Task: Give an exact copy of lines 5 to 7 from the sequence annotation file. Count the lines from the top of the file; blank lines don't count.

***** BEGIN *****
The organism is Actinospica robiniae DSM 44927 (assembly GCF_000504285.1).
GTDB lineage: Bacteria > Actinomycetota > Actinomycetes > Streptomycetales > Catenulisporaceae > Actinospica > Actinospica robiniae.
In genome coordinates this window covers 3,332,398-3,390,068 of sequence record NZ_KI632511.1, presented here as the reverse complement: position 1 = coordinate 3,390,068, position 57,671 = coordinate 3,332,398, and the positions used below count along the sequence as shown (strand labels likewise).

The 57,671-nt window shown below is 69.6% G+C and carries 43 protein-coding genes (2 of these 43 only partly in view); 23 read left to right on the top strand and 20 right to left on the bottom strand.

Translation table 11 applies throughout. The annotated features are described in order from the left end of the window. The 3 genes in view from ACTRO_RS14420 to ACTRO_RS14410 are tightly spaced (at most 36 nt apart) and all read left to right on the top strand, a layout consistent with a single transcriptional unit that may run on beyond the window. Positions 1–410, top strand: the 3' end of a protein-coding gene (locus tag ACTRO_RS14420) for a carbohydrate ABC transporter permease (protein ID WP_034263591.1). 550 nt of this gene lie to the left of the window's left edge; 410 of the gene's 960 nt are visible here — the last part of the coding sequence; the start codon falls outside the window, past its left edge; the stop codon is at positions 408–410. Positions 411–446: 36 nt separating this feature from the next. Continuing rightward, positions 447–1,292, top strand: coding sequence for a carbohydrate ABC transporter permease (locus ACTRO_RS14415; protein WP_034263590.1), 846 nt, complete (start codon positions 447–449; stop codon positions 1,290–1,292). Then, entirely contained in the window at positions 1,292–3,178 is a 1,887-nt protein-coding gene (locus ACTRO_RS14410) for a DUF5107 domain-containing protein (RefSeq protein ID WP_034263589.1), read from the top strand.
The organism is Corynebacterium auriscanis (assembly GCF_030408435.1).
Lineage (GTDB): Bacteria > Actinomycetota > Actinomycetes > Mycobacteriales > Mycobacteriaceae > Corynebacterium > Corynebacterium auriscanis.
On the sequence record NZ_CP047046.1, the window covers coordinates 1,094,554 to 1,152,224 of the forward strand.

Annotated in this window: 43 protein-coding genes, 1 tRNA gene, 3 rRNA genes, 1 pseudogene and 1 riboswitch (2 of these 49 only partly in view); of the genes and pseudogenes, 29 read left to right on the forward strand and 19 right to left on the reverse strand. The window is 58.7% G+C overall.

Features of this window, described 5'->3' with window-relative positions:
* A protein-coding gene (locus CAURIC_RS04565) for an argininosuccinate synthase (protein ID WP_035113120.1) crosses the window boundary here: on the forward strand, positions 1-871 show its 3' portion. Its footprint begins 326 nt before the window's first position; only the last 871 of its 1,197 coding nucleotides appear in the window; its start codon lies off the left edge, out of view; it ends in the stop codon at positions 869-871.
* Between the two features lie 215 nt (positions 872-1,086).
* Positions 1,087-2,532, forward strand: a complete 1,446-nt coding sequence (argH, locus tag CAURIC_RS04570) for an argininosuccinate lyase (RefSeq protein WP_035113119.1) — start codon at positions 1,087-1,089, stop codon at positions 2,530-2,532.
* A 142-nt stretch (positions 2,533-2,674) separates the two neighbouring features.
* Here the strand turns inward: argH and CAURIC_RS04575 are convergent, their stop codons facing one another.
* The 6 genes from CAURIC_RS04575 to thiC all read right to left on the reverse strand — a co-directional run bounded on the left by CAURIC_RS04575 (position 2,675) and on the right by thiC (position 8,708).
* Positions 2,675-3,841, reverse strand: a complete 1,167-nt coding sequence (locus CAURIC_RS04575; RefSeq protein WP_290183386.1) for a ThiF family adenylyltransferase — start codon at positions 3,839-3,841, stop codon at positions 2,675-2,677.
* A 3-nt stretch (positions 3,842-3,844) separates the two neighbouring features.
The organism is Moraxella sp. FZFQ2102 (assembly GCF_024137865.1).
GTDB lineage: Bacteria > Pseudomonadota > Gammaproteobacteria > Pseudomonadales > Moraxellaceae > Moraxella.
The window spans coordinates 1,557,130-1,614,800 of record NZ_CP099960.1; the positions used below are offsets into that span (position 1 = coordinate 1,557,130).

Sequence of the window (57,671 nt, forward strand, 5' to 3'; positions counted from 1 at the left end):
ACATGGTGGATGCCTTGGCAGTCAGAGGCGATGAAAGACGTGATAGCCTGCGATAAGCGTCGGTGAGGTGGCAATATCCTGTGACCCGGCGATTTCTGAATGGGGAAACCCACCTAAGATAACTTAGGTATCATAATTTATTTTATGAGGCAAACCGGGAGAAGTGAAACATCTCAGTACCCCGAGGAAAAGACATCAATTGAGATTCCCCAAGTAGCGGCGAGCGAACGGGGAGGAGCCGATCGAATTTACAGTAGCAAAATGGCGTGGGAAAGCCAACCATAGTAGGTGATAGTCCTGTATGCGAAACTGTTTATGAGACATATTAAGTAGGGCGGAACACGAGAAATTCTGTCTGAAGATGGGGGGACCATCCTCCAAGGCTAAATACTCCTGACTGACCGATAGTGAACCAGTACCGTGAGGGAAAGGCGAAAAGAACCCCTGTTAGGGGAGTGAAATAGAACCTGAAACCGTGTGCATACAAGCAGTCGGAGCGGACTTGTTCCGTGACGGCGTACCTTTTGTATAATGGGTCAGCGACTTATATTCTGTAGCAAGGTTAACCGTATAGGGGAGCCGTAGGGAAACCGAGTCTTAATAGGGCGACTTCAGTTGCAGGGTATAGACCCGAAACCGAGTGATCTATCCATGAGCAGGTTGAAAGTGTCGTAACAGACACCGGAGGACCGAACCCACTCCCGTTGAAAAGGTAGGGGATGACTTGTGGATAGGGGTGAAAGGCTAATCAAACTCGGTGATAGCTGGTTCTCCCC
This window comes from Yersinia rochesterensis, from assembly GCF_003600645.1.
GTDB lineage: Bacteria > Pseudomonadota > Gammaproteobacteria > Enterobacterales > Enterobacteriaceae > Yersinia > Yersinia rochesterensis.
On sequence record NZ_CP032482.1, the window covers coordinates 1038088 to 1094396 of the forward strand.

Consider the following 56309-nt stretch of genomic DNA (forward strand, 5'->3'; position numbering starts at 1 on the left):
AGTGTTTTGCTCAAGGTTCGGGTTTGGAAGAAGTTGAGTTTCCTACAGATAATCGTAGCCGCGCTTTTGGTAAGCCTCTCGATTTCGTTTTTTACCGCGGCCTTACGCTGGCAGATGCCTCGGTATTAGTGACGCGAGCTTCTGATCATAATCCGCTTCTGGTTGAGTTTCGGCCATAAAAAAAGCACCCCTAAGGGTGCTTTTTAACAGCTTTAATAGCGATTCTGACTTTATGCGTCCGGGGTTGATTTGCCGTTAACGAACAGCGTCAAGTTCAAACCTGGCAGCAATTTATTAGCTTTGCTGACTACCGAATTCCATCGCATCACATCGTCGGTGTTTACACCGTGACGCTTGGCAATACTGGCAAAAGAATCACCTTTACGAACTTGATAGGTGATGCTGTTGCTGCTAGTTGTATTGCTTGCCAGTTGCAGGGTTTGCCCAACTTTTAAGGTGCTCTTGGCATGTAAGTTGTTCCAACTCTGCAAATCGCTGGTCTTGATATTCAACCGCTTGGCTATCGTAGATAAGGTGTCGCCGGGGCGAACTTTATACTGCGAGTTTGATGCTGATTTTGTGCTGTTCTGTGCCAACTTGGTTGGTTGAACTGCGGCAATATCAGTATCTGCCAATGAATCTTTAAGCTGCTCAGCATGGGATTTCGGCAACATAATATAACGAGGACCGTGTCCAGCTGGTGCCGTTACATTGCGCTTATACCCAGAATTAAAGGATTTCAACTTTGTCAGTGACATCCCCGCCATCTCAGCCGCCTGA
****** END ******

Translation table 11 applies throughout. The annotated features are described in order from the left end of the window. The 3 genes in view from ACTRO_RS14420 to ACTRO_RS14410 are tightly spaced (at most 36 nt apart) and all read left to right on the top strand, a layout consistent with a single transcriptional unit that may run on beyond the window. Positions 1–410, top strand: the 3' end of a protein-coding gene (locus tag ACTRO_RS14420) for a carbohydrate ABC transporter permease (protein ID WP_034263591.1). 550 nt of this gene lie to the left of the window's left edge; 410 of the gene's 960 nt are visible here — the last part of the coding sequence; the start codon falls outside the window, past its left edge; the stop codon is at positions 408–410. Positions 411–446: 36 nt separating this feature from the next. Continuing rightward, positions 447–1,292, top strand: coding sequence for a carbohydrate ABC transporter permease (locus ACTRO_RS14415; protein WP_034263590.1), 846 nt, complete (start codon positions 447–449; stop codon positions 1,290–1,292). Then, entirely contained in the window at positions 1,292–3,178 is a 1,887-nt protein-coding gene (locus ACTRO_RS14410) for a DUF5107 domain-containing protein (RefSeq protein ID WP_034263589.1), read from the top strand.
The organism is Corynebacterium auriscanis (assembly GCF_030408435.1).
Lineage (GTDB): Bacteria > Actinomycetota > Actinomycetes > Mycobacteriales > Mycobacteriaceae > Corynebacterium > Corynebacterium auriscanis.